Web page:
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Cooking

  • Barbecue is still king in the Carolinas

    When you go to your favorite rib joint in the Carolinas and ask for a plate of barbecue, you’re going to get a plate of steaming pulled (or chopped) pork, along with some coleslaw and hush puppies.

    If you have the time though, most of us would prefer making our own barbecue at home. The exception would be attending one of the many pig pickin’ events in the area. We used to have one every Fourth of July back at “The Brick” in Ocean Isle Beach.

    Regardless of what a lot of outsiders may say, in the Carolinas, barbecue means pulled pork!

  • Cooking fresh seafood requires just a few basic techniques

    With our abundance of fresh seafood here in Brunswick County, it’s really a rather simple process to prepare and cook seafood once you know the basic cooking techniques and tips to ensure success.

  • Cobb salad is as popular today as it was back in the ‘40s


    As the temperature rises, my appetite goes down. Heavy food tends to take a back seat during these warm days and lighter meals seem more appealing.

    The Cobb salad is one of the earliest main dish salads to appear on restaurant menus and continues to be a very popular salad. Its origin is credited to Bob Cobb, owner of The Brown Derby, a once-famous eatery in Hollywood in the early ‘30s and ‘40s.

  • Now what should I do with that catch of the day?

    Memorial Day weekend on the South Brunswick Islands signaled the beginning of a new season of beach activities, fishing, golfing, cookouts and anything else you might want to do during the start of our summer.

    It’s the start of our grilling season too, and that means plenty of hot dogs, hamburgers, steaks, grilled chicken and pork, and plenty of seafood. For the fishing enthusiasts, it also means deciding what to do with your catch of the day once you return home.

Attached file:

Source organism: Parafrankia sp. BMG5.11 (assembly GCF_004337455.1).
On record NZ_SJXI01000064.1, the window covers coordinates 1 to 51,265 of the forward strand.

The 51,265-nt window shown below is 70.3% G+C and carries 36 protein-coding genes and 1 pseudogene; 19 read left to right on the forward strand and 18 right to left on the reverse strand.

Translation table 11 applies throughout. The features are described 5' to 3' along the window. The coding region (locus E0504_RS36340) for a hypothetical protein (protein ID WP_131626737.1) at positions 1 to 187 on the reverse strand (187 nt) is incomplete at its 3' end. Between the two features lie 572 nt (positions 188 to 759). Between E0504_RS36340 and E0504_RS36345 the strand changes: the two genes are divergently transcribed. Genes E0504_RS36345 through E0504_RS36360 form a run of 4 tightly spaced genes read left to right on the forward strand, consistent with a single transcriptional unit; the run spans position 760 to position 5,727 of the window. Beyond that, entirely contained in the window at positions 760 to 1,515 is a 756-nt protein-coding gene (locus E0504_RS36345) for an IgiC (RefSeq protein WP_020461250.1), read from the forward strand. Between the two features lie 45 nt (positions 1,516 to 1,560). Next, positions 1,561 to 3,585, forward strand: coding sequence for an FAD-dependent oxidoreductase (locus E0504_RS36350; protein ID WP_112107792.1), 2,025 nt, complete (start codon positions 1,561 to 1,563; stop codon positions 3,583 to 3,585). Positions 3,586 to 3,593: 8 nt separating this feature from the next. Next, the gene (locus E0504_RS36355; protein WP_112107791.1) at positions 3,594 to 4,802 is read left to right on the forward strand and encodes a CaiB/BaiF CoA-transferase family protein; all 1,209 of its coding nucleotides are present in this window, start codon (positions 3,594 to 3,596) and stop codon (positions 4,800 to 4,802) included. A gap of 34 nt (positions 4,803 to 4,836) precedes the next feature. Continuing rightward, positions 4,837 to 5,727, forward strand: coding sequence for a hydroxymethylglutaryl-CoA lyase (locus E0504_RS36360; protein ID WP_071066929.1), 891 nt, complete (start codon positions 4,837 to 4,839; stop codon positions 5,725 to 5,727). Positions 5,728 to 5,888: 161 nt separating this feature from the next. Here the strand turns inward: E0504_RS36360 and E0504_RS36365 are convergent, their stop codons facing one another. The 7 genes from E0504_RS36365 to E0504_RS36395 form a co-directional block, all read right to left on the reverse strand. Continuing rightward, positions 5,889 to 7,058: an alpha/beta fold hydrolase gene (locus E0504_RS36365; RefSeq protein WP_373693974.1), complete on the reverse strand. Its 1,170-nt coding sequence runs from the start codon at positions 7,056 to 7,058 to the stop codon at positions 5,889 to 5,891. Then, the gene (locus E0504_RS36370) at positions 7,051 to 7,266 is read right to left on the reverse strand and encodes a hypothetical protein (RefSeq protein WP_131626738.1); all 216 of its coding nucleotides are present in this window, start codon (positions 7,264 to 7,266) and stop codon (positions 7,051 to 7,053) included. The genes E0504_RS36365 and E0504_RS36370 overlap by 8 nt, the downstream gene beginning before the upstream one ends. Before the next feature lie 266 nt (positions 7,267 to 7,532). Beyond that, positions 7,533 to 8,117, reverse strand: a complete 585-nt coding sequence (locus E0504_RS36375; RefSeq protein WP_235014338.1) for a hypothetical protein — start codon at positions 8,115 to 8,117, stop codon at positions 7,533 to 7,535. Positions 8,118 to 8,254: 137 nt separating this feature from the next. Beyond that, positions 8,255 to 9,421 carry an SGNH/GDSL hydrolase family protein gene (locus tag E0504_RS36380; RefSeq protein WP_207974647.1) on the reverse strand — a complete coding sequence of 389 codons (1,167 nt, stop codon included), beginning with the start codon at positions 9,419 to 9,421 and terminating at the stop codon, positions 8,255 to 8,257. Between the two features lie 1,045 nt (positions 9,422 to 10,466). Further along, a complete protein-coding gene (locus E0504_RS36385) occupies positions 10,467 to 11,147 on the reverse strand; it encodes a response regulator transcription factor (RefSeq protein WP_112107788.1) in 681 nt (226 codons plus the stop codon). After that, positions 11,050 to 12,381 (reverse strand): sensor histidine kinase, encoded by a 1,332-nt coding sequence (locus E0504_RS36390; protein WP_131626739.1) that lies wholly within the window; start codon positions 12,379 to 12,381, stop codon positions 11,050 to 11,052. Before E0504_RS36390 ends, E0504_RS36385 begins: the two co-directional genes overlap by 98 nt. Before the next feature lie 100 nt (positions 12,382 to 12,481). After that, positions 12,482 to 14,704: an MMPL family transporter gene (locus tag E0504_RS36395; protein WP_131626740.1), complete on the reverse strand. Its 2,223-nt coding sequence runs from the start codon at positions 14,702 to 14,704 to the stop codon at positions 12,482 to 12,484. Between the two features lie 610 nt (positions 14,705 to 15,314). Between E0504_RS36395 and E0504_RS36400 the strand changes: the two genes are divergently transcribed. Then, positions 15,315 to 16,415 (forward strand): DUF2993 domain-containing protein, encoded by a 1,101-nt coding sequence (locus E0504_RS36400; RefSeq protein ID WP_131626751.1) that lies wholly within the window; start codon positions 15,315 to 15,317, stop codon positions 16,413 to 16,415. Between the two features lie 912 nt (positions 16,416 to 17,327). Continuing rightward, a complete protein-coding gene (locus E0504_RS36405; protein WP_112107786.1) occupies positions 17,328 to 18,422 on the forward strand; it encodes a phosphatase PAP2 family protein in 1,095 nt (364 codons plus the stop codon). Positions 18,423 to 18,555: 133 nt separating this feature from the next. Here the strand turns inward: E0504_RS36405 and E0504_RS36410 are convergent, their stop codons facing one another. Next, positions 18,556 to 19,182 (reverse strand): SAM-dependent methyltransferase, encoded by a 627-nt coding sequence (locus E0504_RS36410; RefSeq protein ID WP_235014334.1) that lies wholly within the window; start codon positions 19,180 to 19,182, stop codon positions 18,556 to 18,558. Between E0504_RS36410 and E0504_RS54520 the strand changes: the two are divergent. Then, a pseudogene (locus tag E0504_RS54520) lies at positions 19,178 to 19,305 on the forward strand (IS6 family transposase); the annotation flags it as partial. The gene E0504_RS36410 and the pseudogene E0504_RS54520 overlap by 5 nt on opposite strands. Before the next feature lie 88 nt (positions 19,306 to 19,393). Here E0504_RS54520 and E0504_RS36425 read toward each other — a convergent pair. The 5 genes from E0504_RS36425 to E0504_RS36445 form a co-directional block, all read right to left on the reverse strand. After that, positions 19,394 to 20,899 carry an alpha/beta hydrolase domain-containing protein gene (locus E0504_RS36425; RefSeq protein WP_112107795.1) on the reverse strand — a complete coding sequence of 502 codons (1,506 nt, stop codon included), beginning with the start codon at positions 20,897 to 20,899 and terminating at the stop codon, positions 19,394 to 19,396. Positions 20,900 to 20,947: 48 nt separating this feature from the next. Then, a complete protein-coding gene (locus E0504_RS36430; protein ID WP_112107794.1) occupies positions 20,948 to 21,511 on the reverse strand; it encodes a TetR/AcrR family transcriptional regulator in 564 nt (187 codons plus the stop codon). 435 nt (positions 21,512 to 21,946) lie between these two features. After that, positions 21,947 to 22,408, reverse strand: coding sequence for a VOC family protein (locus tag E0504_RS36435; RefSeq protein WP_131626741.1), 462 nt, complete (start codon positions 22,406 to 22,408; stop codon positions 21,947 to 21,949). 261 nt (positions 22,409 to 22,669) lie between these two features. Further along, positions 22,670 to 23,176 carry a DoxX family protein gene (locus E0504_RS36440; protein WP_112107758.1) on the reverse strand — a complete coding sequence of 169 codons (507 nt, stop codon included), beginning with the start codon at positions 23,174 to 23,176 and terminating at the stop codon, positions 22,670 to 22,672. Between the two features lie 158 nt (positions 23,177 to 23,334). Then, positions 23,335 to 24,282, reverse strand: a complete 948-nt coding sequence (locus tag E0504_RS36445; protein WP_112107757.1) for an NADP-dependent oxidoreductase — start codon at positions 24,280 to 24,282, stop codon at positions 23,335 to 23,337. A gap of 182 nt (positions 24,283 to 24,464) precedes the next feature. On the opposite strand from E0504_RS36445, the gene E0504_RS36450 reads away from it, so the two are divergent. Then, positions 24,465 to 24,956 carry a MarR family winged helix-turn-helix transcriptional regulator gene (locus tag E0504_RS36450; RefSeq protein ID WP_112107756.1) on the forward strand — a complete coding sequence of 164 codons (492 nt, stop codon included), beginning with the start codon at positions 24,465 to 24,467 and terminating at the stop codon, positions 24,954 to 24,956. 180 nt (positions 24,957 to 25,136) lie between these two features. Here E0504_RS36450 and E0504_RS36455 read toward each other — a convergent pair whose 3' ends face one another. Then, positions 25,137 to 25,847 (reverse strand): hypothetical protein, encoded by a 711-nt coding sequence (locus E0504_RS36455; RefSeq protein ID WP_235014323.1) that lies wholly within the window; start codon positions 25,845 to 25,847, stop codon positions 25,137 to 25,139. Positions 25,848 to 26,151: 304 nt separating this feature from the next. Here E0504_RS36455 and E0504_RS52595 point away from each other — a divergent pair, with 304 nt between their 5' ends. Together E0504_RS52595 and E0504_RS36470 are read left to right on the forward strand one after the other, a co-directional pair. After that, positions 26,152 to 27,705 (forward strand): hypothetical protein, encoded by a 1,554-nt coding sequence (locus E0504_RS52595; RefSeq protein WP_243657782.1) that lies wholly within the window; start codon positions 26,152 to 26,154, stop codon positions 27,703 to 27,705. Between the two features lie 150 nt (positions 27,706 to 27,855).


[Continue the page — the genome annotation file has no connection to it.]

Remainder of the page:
• Tortilla soup, like most Mexican food, is never short on flavor

    What’s not to love about authentic Mexican cuisine? From tacos, to empanadas, to enchiladas, to soups and tamales, I find it hard to choose a favorite.

    Most Mexican dishes include a generous helping of a serious red or green sauce, made from rich moles, pico de gallo or various salsas. Mexican food is never short on flavor. Tacos, burritos, enchiladas and the rest of the Mexican standards often rely on beef, which in Mexico is usually shredded rather than ground.

  • Tired of potatoes? Try some creamy, white cheddar grits instead

    We seem to gravitate toward potatoes whenever planning our meals. Hash browns for breakfast, French fries for lunch and mashed potatoes for dinner. We may change it around a bit and make some potato pancakes, scalloped potatoes, fried potatoes, potato salad or potatoes au gratin.

    Do we see a trend here? Creamy grits are a perfect substitute for potatoes at any meal — breakfast, lunch or dinner. When planning your next meal, why not consider some creamy grits? Or better yet, make some cheesy creamy grits.

  • It really is possible to make outstanding ribs in your oven

     When it comes to outdoor cooking, many of us are at a considerable disadvantage. During the warmer, prime time cook-out season, those with outdoor grills and smokers will be busy heating up the charcoal, stuffing firewood into smokers or, like most, just turning the knob on their gas grill.

     

  • The fresh crunch of spring onions will complement any salad

    With the arrival of our warm weather, the fresh crunch of spring onions will complement any salad.

    Though spring and green onions are often used interchangeably, there is a difference between them. Spring onions have larger leaves and are harvested after a small bulb has formed. Green onions are harvested before any bulb has formed. If you leave them in longer, you’ll end up with a nice, round regular cooking onion.

     

    Cooking with spring onions

  • Baked sweet bell peppers will complement most any meal

    Bell peppers are named for their bell shape. Readily available at local produce markets and grocery stores in a wide range of colors, bell peppers can be green, red, yellow, orange, purple, black, white or even striped.

    Green bell peppers tend to be the least sweet, almost slightly bitter, while the yellow, orange and the red ones are the sweetest. But the green peppers are almost always the cheapest.

     

  • For me, crab cakes are a delicious obsession

    For a long time, I used to buy crab cakes at the grocery store wherever they were on sale, but I prefer the crab cakes I make at home rather than the ones available at the local grocery. For me, they’re really simple. Most people try to do too much to them.